“Over time though, stronger anti-money laundering and know-your-customer procedures will likely create headwinds for junket activity and certain premium mass liquidity,” said analysts Vitaly Umansky, Zhen Gong and Yang Xie. They added: “The news out of Macau may create downward pressure on the [casino] stocks as investors again realise that Macau risks are largely tied to policy, and the power of the government to limit growth has not been diminished.”
According to the results of a proprietary survey of 1,900 mainland China residents by brokerage Sanford Bernstein, published in January, many casino customers – particularly at the premium end – rely on cash withdrawals from bank accounts held in Macau or Hong Kong, and transactions via UnionPay bank cards, to fund their gambling.
When gambling respondents were asked about their preparations regarding cash to spend at casinos, bringing in cash and using UnionPay-enabled ATMs were the most frequently used methods, with, respectively, 49 percent and 46 percent of self-identified gambling trippers to Macau mentioning these methods. More than 20 percent of such trippers claimed to have access to either Hong Kong or Macau bank accounts, while pawnshops were utilised by nearly 20 percent of such respondents.
“We are fairly confident that capital flight through Macau will remain an issue for Beijing,” analysts Carlo Santarelli and Danny Valoy from Deutsche Bank Securities Inc said in a Monday note commenting on the new policy regarding ATM cash withdrawals. They added: “We also believe the topic to be a gating issue for certain investors who believe the tea leaves speak to a far broader crackdown at some point. Accordingly, and given the history of [casino] stocks, we believe the group is likely to come under pressure in the near term, though we’d be hard pressed to believe there will be any impact to near-term gross gaming revenue.”
Last year, shops in Macau began introducing China UnionPay bank card payment terminals that require holders of China-issued cards to submit an identity document for scanning before their purchase can be confirmed. A number of gaming industry analysts have previously noted that a purchase in Macau made via a UnionPay card – followed rapidly by a return of the goods in exchange for a cash refund – is one of the common ways for some casino gamblers from mainland China to circumvent the country’s strict currency-export controls. Mainland visitors are only allowed to take a daily limit of RMB20,000 (US$3,109) out of China in cash.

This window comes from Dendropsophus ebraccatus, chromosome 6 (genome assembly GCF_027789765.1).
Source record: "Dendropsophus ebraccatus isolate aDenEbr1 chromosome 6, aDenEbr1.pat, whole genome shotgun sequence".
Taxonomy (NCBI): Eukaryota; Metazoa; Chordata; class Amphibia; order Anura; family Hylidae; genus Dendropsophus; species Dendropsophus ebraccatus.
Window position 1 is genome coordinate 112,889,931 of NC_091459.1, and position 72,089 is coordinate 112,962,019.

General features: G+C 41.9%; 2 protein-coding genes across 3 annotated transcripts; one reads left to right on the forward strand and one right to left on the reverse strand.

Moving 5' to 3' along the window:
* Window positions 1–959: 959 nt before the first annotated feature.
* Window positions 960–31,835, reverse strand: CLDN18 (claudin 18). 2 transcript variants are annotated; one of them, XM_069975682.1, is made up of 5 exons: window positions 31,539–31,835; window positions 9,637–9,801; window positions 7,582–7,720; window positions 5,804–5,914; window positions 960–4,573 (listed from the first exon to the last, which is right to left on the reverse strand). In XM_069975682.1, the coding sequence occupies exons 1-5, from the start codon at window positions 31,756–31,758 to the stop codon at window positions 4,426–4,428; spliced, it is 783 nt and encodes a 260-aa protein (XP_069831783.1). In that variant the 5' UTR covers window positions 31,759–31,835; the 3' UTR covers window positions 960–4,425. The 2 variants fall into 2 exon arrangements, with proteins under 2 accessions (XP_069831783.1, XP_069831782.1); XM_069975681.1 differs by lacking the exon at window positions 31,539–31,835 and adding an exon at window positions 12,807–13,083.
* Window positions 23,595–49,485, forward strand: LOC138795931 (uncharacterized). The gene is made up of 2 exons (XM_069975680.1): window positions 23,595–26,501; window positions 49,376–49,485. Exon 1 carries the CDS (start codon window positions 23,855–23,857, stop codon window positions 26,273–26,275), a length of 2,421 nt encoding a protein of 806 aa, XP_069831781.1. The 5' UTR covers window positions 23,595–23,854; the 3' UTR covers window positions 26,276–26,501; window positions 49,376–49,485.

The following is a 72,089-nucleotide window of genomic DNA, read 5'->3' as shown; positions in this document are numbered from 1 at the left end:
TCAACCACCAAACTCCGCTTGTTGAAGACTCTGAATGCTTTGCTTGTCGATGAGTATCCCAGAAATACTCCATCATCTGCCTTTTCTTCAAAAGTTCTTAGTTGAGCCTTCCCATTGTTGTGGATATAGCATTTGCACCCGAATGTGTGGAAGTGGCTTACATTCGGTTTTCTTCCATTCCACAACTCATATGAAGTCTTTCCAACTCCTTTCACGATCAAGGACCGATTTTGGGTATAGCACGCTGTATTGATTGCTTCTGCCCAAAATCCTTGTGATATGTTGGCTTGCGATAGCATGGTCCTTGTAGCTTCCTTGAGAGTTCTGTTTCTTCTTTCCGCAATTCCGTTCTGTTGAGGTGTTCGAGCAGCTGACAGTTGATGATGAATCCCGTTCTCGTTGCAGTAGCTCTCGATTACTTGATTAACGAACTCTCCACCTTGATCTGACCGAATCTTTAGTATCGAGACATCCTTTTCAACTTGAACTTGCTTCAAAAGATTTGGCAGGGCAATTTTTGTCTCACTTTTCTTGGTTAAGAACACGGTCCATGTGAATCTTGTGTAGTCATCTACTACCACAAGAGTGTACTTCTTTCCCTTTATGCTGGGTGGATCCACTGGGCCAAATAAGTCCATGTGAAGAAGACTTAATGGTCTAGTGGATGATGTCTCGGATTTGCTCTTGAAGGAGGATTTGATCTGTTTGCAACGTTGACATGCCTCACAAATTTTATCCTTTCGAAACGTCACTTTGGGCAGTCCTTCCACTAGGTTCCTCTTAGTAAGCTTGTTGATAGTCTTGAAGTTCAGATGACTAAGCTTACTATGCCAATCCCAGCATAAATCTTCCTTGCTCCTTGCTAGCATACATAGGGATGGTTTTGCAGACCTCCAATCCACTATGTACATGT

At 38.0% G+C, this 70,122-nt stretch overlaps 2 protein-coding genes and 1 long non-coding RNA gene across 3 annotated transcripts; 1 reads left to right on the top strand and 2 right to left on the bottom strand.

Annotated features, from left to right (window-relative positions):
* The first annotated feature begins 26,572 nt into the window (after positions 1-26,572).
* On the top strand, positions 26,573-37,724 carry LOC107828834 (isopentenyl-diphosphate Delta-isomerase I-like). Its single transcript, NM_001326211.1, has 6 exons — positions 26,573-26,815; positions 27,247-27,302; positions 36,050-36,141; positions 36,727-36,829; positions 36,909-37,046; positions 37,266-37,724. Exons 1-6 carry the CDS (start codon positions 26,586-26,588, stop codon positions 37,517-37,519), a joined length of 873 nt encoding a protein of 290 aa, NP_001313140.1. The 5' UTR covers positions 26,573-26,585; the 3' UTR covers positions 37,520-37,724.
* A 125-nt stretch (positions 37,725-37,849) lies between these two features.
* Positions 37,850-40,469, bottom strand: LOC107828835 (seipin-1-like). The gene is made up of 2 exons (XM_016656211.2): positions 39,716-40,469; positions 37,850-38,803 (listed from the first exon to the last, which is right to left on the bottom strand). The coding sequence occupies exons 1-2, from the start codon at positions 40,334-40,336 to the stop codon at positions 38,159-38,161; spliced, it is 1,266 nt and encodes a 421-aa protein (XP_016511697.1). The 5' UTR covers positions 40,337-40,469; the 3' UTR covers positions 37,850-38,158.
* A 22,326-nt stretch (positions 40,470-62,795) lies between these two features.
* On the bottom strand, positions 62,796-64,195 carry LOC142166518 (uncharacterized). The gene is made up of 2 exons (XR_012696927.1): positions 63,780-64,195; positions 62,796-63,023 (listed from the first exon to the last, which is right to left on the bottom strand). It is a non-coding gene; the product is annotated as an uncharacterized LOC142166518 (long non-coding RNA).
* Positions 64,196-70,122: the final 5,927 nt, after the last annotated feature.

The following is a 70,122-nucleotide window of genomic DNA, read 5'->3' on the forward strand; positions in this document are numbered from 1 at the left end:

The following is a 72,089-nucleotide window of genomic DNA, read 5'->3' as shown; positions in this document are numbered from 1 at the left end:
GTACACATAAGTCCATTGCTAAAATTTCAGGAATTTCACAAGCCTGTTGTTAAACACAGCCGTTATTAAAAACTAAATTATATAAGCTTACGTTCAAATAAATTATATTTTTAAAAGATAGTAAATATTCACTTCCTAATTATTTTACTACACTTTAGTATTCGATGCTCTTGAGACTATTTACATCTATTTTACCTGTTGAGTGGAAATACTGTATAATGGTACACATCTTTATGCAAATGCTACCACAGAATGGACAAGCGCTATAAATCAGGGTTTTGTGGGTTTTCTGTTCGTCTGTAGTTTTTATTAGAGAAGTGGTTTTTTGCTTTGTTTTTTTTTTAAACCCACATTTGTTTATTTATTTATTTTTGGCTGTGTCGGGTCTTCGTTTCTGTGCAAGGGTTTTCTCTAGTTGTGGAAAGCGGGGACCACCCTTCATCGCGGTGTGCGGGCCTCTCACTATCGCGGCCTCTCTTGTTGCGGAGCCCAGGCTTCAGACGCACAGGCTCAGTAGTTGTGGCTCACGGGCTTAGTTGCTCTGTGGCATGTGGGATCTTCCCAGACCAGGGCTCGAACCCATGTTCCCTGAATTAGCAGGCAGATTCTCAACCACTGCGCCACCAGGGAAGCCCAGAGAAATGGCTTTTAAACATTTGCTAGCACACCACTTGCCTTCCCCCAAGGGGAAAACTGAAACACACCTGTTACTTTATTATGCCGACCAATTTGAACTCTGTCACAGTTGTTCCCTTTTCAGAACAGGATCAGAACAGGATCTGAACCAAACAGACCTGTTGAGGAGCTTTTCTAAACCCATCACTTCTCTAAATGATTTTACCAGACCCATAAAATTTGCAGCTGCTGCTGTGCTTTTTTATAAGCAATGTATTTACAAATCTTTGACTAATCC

Last December, the Monetary Authority of Macao had set a limit of MOP5,000 (US$626) or HKD5,000 per transaction for withdrawals in the city’s ATMs using bank cards issued by mainland China banks. The daily withdrawal limit with the use of such cards remained at CNY10,000 (US$1,447), or at an annual withdrawal limit of CNY100,000.
Macau authorities are currently reviewing two 2006 laws dealing with, respectively, anti-money laundering and combatting the financing of terrorism. The proposed changes are due for a final reading in the city’s Legislative Assembly on Thursday – and likely to be approved, according to legislators involved in the process.
Brokerage Daiwa Securities Group Inc said in a November note from analysts Jamie Soo, Adrian Chan and Jennifer Wu, that in explaining the proposed bill, the government cited “ensuring safety of economic systems in order to attract local and foreign investments, as well as improving the legal framework to comply with the Financial Action Task Force’s 40 new recommendations and to rectify shortcomings identified during the assessment of Macau by the Asia/Pacific Group on Money Laundering.”